29. The ECtHR has also been unequivocal in its stance on the necessity test, meaning that the act of surveillance must be of sufficient importance to necessitate such an invasion of privacy. Its judgment in the Klass and others v Germany case in 1978 outlined this point clearly, and held that no matter the system of surveillance, the court must be satisfied that ‘adequate and effective guarantees against abuse’ exist. The carefully orchestrated destruction of checks and balances in Poland shows the evident defiance of the courts by the ruling party. Despite all of this, the PiS-led government insists that the existing provisions are sufficient, and they are operating strictly within the law. At the same time, the government has declined all requests for dialogue and clarification about how surveillance is used in Poland.
2016 anti-terrorism act
30. In addition to the 2016 Police Act, in 2016 the Sejm adopted a law governing the surveillance of foreign citizens that it dubs the ‘Anti-Terrorism Act’. The act stipulates that non-Polish citizens can be monitored without the court’s consent for a period of three months if their identity is ‘doubtful’, including through the wire-tapping of phones, the collection of fingerprints, biometric photos and DNA, and the obligation to register pre-paid phone cards. According to the Article 9.8. of the act, the Prosecutor-General has the power to order the destruction of non-relevant materials. Given the fact that the current Prosecutor-General, Zbigniew Ziobro, is also the Minister of Justice, there are serious concerns as to whether he is capable of taking independent and impartial decisions without being influenced by the political interests of the government he represents .
Code of Criminal Procedure
31. In July 2015, the Act Amending the Code of Criminal Procedure was introduced in Poland to ensure that illegally obtained evidence could not be included in criminal proceedings. However, after PiS came to power, the act was revised in March 2016 in order to include Article 168a. This addition ensures that evidence gathered in violation of the law, or ‘fruit of the poisonous tree’, such as information harvested through the use of Pegasus, is eligible to be used in criminal proceedings. However, it must be added that the Supreme Court of Poland indicated in a judgment that this article cannot be applied in contradiction of the provisions of the European Convention on Human Rights and the Constitution of Poland, which in some cases limits its effective application. Judgments have also been issued in which Article 168a has been found partially unconstitutional. Nevertheless, the presence of this provision in the legal system raises uncertainty when it comes to respect for fundamental rights.
32. After the 2016 amendment to the Telecommunications Act of 2004, the law governing telecommunications in Poland includes provisions allowing the police to gain unrestricted access to metadata and in certain cases, to do so without the involvement of the telecommunication companies. Such access can be obtained under a very broad justification of ‘prevention or detection of crimes’. The prosecutor then decides how to proceed upon receipt of this data. This cannot be regarded as a safeguard, however, given the fact that through the merging of the role of Minister of Justice and that of Prosecutor-General, the prosecution service cannot be considered as independent from the executive.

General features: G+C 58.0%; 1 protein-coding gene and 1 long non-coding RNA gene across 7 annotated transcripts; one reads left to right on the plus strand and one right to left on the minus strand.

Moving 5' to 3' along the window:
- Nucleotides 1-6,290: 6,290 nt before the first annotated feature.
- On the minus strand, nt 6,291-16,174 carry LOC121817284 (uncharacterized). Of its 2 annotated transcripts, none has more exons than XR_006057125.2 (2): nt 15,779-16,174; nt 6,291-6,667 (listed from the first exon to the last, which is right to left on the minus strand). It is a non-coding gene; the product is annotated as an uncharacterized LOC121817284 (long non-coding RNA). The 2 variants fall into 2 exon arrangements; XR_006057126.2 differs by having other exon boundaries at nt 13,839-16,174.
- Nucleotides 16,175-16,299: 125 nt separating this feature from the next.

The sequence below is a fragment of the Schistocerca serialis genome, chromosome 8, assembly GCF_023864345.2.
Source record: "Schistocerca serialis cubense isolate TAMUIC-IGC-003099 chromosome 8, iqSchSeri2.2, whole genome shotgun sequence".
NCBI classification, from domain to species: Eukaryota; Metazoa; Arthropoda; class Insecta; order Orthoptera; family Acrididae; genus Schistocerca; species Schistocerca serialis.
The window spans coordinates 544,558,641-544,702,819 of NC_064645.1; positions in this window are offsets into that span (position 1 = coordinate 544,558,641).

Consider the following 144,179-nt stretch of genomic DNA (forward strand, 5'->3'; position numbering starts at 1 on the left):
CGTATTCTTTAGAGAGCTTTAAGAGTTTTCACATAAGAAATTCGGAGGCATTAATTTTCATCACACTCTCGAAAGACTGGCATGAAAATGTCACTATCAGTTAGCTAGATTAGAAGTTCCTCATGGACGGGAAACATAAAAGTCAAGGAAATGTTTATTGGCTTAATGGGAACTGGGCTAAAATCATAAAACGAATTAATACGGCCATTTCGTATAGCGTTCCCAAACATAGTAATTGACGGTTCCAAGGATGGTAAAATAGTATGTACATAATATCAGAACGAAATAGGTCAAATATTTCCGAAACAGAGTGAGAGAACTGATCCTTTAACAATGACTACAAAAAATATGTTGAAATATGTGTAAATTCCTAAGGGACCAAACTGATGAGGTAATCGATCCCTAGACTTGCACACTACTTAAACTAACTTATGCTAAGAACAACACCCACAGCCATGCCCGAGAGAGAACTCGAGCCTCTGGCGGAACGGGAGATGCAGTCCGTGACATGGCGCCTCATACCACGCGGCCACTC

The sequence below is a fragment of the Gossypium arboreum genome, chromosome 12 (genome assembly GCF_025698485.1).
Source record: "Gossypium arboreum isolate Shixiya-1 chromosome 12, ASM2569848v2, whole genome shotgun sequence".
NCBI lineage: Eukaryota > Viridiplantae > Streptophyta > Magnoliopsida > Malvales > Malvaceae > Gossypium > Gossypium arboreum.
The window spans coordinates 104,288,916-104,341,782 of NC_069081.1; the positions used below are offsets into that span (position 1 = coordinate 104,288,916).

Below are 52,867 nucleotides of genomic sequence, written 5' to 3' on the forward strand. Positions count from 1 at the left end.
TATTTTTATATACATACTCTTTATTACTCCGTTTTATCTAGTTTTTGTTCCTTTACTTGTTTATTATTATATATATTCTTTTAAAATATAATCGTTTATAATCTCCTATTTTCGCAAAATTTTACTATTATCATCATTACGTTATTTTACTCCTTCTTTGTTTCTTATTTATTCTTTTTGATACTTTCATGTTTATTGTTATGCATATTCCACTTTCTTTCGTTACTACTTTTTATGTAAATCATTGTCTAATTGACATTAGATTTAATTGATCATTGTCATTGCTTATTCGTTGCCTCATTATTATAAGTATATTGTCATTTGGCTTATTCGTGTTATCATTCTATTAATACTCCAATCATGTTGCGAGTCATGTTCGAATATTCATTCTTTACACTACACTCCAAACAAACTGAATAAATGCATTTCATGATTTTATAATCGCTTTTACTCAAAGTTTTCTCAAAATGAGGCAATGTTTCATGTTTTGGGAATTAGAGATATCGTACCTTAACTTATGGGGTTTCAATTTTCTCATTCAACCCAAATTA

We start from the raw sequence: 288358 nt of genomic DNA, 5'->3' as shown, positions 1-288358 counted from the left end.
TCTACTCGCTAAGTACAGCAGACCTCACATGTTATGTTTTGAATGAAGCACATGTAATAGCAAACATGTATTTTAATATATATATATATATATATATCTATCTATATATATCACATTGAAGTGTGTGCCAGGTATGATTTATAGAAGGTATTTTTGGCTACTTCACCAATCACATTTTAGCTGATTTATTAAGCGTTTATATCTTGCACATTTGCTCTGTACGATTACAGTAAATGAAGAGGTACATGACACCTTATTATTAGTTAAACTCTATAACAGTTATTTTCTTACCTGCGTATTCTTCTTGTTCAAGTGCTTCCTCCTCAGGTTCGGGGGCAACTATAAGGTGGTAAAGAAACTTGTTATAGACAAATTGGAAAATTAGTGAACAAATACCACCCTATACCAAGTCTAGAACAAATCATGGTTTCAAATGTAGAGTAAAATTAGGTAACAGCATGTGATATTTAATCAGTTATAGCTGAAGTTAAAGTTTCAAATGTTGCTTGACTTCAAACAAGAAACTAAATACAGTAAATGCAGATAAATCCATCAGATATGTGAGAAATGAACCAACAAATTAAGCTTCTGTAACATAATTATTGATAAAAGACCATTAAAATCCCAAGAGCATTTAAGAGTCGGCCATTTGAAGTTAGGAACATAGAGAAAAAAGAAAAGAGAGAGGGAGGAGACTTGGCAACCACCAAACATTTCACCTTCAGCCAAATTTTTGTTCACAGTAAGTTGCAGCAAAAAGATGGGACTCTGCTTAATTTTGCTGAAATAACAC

33. The abovementioned amendment to the Code of Criminal Procedure to allow ‘fruit of the poisonous tree’ has had a significant impact on the importance of telecommunications operators and the data these companies store. In Poland, the biggest telecommunications providers are effectively obliged to have a dedicated team that responds to multiple wiretapping requests from the authorities. However, they usually do not have much insight into the content of wiretapping or operational details of individual cases.
The act implementing the Law Enforcement Directive
34. Poland has not properly implemented the Law Enforcement Directive (EU) 2016/680, which requires specific standards for the collection and processing of personal data by the police and other services. The Law Enforcement Directive was transposed into Polish law by the 2018 Act on the protection of personal data processed in connection with the prevention and combating of crime. The act has significantly extended the scope of the grounds provided for in the directive for refusing to notify individuals of the processing of their data and has disregarded the mechanism provided for in Article 17 of the directive, giving individuals the opportunity to exercise their power through the relevant supervisory authority – in Poland, the President of the Office for Personal Data Protection. Furthermore, the act provides for a significant carve-out for national security, including the implementation of statutory tasks by various agencies of the security forces.
35. Poland has also not yet implemented the EU Whistleblowers Directive. It did not meet the December 2021 deadline after its initial draft legislation failed. A second draft was published in April 2022 but there has been no further progress and the proposed legislation contains significantly weaker provisions. In January 2022, the Commission opened an infringement procedure against Poland for failing to fully implement the directive, and in February 2023, the Commission decided to refer Poland to the CJEU.